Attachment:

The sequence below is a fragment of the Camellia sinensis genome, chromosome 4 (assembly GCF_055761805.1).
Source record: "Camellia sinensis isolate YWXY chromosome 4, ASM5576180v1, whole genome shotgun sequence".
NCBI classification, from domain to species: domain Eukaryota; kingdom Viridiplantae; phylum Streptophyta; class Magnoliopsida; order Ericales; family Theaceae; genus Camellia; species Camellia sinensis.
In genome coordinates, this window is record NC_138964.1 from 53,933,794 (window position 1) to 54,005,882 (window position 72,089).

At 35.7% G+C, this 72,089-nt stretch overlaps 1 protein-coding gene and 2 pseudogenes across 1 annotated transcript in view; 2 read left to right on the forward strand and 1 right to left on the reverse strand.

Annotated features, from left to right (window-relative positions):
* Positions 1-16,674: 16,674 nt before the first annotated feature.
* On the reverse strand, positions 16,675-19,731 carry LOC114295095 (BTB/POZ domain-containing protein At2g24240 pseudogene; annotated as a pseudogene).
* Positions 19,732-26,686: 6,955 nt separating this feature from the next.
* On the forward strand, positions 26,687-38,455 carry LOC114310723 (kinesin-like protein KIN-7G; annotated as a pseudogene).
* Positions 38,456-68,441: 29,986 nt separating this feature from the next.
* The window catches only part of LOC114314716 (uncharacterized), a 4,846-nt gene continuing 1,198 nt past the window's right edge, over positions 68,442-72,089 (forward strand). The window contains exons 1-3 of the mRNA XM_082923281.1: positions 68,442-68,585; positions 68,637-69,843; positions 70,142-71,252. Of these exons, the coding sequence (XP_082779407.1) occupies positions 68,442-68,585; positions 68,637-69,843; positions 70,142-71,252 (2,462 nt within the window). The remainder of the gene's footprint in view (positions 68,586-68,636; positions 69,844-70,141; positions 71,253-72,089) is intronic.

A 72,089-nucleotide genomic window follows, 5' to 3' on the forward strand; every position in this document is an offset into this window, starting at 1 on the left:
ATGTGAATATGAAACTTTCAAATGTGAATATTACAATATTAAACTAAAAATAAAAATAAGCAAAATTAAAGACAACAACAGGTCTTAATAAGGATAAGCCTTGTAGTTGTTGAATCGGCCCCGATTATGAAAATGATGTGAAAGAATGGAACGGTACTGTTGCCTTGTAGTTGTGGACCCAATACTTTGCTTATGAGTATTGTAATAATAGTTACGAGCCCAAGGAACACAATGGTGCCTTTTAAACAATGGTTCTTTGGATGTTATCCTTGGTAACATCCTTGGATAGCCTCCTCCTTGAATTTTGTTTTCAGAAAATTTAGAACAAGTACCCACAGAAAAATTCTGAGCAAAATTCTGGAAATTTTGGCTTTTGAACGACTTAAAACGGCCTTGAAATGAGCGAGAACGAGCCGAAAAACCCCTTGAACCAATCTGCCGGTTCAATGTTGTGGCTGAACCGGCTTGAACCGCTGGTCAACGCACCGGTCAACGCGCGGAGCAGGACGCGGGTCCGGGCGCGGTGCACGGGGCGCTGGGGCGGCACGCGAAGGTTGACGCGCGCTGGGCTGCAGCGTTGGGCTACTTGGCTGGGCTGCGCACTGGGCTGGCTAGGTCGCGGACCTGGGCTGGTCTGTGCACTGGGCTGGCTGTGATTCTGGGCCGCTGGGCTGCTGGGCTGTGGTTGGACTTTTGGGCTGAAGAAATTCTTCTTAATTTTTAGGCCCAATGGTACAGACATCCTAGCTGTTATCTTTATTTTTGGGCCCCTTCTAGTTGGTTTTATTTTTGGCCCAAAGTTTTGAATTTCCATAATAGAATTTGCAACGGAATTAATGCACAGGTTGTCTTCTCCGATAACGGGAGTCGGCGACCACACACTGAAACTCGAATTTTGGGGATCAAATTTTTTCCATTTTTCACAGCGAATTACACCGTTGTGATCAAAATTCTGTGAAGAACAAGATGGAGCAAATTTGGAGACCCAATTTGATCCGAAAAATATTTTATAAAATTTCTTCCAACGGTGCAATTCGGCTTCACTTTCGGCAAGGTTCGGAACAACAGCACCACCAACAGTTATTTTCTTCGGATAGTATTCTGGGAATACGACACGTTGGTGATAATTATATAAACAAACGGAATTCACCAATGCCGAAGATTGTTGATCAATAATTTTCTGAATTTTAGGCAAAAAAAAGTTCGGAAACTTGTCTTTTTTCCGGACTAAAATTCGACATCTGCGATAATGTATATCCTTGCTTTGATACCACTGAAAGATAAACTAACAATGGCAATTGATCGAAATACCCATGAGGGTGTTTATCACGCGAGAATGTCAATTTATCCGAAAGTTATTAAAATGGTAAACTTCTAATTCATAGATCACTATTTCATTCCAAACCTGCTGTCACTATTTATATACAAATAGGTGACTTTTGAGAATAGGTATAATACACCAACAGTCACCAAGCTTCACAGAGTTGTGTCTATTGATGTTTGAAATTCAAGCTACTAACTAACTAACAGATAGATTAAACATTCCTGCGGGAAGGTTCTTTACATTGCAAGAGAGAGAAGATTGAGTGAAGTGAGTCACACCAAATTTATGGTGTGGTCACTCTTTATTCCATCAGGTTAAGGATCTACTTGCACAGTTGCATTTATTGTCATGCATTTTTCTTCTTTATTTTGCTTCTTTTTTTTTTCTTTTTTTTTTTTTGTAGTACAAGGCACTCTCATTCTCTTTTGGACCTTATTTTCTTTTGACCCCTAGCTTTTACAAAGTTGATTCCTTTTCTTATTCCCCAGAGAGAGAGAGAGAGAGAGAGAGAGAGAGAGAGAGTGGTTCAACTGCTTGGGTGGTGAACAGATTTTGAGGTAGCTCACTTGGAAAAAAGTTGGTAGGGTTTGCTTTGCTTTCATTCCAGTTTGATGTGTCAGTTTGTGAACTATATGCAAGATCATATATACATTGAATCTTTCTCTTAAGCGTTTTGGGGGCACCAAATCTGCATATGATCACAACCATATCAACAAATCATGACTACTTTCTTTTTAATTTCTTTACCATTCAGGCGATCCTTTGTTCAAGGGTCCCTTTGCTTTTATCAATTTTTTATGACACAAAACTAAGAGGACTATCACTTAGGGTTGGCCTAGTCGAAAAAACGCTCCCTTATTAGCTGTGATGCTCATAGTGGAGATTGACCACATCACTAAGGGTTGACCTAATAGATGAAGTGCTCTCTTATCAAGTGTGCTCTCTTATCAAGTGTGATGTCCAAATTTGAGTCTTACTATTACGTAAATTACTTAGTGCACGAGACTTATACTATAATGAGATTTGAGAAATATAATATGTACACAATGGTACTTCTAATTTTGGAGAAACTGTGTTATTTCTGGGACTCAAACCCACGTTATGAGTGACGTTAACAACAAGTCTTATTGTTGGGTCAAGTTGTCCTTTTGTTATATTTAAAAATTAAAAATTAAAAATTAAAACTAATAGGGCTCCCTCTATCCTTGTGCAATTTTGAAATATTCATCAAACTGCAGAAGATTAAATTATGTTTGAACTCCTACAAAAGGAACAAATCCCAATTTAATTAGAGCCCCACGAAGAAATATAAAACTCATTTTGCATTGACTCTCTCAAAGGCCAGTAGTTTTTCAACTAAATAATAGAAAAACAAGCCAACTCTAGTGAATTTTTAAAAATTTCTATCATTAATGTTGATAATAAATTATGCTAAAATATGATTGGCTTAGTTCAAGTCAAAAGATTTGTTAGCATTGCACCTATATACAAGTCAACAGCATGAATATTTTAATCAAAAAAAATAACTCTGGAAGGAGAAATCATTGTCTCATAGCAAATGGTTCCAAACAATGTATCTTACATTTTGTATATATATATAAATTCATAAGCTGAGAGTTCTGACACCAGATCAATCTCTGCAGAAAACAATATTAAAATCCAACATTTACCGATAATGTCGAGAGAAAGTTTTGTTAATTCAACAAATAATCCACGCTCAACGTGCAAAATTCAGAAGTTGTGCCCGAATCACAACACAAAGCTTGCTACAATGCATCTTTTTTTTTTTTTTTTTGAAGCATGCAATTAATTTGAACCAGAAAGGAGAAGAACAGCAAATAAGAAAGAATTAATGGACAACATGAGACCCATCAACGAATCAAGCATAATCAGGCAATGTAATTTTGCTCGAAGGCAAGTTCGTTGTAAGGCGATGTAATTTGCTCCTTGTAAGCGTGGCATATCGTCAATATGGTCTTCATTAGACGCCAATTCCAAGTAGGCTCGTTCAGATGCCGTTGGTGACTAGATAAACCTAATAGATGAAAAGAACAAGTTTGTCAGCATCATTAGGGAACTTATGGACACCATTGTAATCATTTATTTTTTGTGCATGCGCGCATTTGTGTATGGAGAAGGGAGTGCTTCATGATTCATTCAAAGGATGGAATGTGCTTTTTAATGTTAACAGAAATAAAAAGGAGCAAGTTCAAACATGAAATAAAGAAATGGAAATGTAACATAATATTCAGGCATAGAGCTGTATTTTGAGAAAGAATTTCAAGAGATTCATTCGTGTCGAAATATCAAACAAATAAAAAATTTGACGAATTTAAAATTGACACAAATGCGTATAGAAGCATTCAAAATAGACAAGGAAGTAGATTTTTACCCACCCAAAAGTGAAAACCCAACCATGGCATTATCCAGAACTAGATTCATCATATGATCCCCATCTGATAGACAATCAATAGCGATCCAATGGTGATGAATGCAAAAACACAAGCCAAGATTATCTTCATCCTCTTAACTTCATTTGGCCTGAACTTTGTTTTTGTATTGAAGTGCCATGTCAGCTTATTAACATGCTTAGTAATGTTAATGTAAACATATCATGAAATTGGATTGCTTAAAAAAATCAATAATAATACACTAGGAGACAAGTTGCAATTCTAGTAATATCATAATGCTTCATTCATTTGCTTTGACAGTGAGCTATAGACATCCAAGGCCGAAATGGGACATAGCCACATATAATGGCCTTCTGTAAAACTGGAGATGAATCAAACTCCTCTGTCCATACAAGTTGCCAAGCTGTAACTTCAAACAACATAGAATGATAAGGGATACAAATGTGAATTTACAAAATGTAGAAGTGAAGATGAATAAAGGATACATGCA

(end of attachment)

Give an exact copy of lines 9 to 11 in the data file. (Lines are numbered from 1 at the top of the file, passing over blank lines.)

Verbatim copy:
* Positions 19,732-26,686: 6,955 nt separating this feature from the next.
* On the forward strand, positions 26,687-38,455 carry LOC114310723 (kinesin-like protein KIN-7G; annotated as a pseudogene).
* Positions 38,456-68,441: 29,986 nt separating this feature from the next.